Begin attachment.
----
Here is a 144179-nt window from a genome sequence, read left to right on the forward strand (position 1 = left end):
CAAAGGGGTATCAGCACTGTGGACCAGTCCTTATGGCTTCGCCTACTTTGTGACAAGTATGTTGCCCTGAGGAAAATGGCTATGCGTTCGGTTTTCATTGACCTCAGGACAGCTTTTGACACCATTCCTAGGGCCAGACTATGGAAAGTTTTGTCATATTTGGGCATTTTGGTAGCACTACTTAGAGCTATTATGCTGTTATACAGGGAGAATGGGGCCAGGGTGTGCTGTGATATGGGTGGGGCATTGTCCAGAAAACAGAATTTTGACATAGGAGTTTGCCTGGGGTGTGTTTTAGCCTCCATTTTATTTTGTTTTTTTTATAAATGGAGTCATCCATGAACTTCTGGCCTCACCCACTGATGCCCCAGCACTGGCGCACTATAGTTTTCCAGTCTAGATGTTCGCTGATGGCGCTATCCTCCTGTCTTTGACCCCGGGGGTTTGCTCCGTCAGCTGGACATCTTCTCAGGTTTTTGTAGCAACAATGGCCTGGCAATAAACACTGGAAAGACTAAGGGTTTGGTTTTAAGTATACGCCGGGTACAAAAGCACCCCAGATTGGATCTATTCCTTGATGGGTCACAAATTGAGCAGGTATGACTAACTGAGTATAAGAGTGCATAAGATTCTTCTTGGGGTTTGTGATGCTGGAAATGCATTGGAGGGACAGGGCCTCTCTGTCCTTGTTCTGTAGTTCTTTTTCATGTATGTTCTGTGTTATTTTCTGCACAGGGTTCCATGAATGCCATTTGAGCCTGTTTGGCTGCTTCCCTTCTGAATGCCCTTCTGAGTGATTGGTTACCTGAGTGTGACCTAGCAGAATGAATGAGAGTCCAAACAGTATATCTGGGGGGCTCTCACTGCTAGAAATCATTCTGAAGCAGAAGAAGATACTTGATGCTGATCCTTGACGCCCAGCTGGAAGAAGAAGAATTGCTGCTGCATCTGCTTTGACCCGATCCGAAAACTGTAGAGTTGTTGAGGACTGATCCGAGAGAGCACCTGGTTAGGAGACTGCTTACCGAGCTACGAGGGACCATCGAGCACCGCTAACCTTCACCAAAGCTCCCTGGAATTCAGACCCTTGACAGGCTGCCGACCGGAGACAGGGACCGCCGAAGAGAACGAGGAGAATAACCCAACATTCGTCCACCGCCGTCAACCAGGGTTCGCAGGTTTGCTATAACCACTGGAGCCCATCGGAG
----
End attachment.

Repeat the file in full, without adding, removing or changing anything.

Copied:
Here is a 144179-nt window from a genome sequence, read left to right on the forward strand (position 1 = left end):
CAAAGGGGTATCAGCACTGTGGACCAGTCCTTATGGCTTCGCCTACTTTGTGACAAGTATGTTGCCCTGAGGAAAATGGCTATGCGTTCGGTTTTCATTGACCTCAGGACAGCTTTTGACACCATTCCTAGGGCCAGACTATGGAAAGTTTTGTCATATTTGGGCATTTTGGTAGCACTACTTAGAGCTATTATGCTGTTATACAGGGAGAATGGGGCCAGGGTGTGCTGTGATATGGGTGGGGCATTGTCCAGAAAACAGAATTTTGACATAGGAGTTTGCCTGGGGTGTGTTTTAGCCTCCATTTTATTTTGTTTTTTTTATAAATGGAGTCATCCATGAACTTCTGGCCTCACCCACTGATGCCCCAGCACTGGCGCACTATAGTTTTCCAGTCTAGATGTTCGCTGATGGCGCTATCCTCCTGTCTTTGACCCCGGGGGTTTGCTCCGTCAGCTGGACATCTTCTCAGGTTTTTGTAGCAACAATGGCCTGGCAATAAACACTGGAAAGACTAAGGGTTTGGTTTTAAGTATACGCCGGGTACAAAAGCACCCCAGATTGGATCTATTCCTTGATGGGTCACAAATTGAGCAGGTATGACTAACTGAGTATAAGAGTGCATAAGATTCTTCTTGGGGTTTGTGATGCTGGAAATGCATTGGAGGGACAGGGCCTCTCTGTCCTTGTTCTGTAGTTCTTTTTCATGTATGTTCTGTGTTATTTTCTGCACAGGGTTCCATGAATGCCATTTGAGCCTGTTTGGCTGCTTCCCTTCTGAATGCCCTTCTGAGTGATTGGTTACCTGAGTGTGACCTAGCAGAATGAATGAGAGTCCAAACAGTATATCTGGGGGGCTCTCACTGCTAGAAATCATTCTGAAGCAGAAGAAGATACTTGATGCTGATCCTTGACGCCCAGCTGGAAGAAGAAGAATTGCTGCTGCATCTGCTTTGACCCGATCCGAAAACTGTAGAGTTGTTGAGGACTGATCCGAGAGAGCACCTGGTTAGGAGACTGCTTACCGAGCTACGAGGGACCATCGAGCACCGCTAACCTTCACCAAAGCTCCCTGGAATTCAGACCCTTGACAGGCTGCCGACCGGAGACAGGGACCGCCGAAGAGAACGAGGAGAATAACCCAACATTCGTCCACCGCCGTCAACCAGGGTTCGCAGGTTTGCTATAACCACTGGAGCCCATCGGAG